William Frost (34) a postgraduate student is even hosting an international online conference today (Tuesday) to help other distance learners. The Northern Studies Virtual Conference will give students who may not usually be able to take part in conferences the opportunity to do so. High-profile guest speakers from the UK and Europe will mix online with students listening to subjects as diverse as crime novels in the Hebrides to Scandinavian horror.
William, originally from Carnoustie in Angus, studied for his MLitt in Orkney and Shetland Studies by video conference and online. He said: ”I am extremely honoured to receive this award, and humbled by the achievements of my fellow students from the various academic partner colleges. I have been supported, encouraged and enabled to reach my potential thanks to the staff and students at the Centre for Nordic Studies UHI, all of whom I am indebted to.
“Studying at the University of the Highlands and Islands has shown me that it is through sharing and learning together that success is really achieved. It has been a wonderful experience and I would recommend it to anyone looking to study somewhere where academic excellence is combined with support and enthusiasm from both staff and students.”
Already the Orkney College UHI Student of the Year, one of the university’s 13 partners, William was the unanimous choice of the judges.
Professor Matthew MacIver, Chair of the University Court explained, “There were very impressive candidates for this year’s award and we congratulate them all. The judges had a difficult choice to make. We felt William’s experiences and achievements send out strong messages about the ability of Scotland’s new University to produce high academic standards, use modern technology as an effective teaching tool and attract international students. William is indeed a worthy winner and a fine ambassador for the University of the Highlands and Islands.”
Other judges were Katrina Paton, President of the University’s students’ association and Iain Morrison, Head of Student Services.
Katrina Paton added, “William is an inspiring student, who has achieved above and beyond the requirements and is a role model to all University of the Highlands and Islands students”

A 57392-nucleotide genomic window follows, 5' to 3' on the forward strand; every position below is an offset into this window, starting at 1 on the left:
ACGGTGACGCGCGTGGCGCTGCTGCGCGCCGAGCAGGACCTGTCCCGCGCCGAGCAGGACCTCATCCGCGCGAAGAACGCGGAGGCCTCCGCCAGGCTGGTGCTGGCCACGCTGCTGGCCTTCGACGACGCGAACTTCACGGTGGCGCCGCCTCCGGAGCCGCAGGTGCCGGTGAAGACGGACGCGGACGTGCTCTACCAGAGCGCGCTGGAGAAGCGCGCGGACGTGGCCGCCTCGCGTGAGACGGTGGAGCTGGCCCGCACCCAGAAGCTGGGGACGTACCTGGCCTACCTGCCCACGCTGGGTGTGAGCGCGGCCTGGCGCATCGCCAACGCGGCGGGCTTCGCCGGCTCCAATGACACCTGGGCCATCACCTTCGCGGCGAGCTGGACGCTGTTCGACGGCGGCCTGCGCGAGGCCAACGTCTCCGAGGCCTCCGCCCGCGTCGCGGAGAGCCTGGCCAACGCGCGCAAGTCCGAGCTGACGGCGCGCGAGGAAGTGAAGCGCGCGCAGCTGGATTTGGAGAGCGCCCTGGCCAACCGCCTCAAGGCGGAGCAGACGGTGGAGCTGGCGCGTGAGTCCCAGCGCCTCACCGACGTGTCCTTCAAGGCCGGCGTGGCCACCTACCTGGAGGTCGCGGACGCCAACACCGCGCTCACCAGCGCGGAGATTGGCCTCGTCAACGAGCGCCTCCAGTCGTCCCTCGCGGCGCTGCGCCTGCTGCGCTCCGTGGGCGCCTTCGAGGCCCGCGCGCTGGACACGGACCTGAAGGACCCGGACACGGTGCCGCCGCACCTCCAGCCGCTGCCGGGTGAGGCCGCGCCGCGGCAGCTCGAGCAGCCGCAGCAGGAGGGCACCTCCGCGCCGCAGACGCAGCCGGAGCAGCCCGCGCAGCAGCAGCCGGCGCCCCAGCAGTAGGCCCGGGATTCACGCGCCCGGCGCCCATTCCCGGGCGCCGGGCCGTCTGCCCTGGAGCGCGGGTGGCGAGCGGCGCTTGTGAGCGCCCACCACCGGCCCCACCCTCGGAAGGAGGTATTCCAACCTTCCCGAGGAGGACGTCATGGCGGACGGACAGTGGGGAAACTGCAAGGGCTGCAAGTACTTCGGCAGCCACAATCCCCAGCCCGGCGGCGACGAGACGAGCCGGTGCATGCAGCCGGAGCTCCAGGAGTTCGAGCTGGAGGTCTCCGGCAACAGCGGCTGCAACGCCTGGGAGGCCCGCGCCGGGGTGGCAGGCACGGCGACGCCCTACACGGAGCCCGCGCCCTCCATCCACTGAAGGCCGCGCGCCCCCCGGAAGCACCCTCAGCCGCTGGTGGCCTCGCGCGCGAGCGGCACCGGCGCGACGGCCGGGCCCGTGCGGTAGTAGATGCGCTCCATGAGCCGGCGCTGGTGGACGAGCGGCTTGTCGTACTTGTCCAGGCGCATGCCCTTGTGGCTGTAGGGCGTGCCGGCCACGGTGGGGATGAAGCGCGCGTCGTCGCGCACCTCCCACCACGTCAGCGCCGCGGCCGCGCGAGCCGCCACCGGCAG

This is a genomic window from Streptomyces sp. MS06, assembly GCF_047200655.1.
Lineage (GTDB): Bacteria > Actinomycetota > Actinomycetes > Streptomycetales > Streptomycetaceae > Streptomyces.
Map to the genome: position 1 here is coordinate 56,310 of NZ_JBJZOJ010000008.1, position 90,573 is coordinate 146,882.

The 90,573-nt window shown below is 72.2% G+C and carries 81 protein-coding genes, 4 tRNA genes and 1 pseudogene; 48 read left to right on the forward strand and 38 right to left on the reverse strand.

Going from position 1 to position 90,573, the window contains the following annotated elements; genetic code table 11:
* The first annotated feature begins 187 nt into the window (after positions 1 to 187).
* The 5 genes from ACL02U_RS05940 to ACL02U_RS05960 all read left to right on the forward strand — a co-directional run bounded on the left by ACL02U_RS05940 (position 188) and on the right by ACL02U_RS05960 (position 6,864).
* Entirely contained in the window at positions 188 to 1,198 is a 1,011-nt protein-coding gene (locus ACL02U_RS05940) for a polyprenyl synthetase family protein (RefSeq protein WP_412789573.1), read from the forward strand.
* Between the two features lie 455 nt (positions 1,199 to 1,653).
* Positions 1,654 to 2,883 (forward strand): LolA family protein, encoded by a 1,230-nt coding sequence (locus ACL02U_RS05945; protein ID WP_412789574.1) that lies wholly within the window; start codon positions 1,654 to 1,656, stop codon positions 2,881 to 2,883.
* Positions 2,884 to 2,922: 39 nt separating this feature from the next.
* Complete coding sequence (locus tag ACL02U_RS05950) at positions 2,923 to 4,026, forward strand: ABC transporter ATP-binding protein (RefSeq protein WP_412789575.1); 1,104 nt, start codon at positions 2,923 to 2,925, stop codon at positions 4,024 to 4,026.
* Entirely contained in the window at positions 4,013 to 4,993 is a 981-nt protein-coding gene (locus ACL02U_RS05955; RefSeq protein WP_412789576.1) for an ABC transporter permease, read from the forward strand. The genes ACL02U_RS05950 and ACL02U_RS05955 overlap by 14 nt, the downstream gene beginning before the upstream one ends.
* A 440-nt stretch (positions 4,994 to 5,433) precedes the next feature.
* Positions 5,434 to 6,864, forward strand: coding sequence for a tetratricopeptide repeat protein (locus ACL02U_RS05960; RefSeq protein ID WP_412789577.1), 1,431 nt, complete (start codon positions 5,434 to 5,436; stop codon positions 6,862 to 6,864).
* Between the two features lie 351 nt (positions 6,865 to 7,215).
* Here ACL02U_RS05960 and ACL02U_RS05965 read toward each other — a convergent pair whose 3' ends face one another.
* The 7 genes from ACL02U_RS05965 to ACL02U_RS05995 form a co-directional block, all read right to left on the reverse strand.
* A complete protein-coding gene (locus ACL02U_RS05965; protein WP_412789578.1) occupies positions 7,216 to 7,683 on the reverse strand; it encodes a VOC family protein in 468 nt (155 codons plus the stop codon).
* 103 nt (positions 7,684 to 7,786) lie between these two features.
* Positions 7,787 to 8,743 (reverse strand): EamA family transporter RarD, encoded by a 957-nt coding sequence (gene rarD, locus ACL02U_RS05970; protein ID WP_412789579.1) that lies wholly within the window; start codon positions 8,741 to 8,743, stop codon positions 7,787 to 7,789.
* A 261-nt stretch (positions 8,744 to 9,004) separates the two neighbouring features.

Iain Morrison felt William represents the best qualities of a University of the Highlands and Islands student. “Not only is he an academic high-achiever but his inspirational use of our educational technology, his support for his fellow students and his commitment to getting the most from his time with us set him out as a worthy winner. We are immensely proud of William and the other nominees for their wonderful achievements this year.”
William graduates next month at a ceremony in Orkney. He has already secured a British Library scholarship to continue his studies as a PhD student at the University of Sheffield’s Centre for Nordic Studies.
The scholarship comes as little surprise to UHI tutor Silke Reeplog who said: “As a distance learner, William displayed demonstrable determination to succeed. He has not only supplied consistently high-quality work, but also eloquently shares his knowledge with other students.”
Ragnhild Ljosland, another of William’s tutors, added: “William’s quality of work far exceeds expectations. His level of thinking, academic analysis and argumentation is on the level of a PhD student or, in some cases, ready for submitting to an academic journal.
“He also puts enormous effort into staying in touch with the student group and his tutors. He is always up to date with what is going on, is prepared for lectures and reads widely in addition to the curriculum making him a resource other students can draw on.”
William wins £400 and will be presented with his award at his graduation ceremony in St Magnus Cathedral, Kirkwall.
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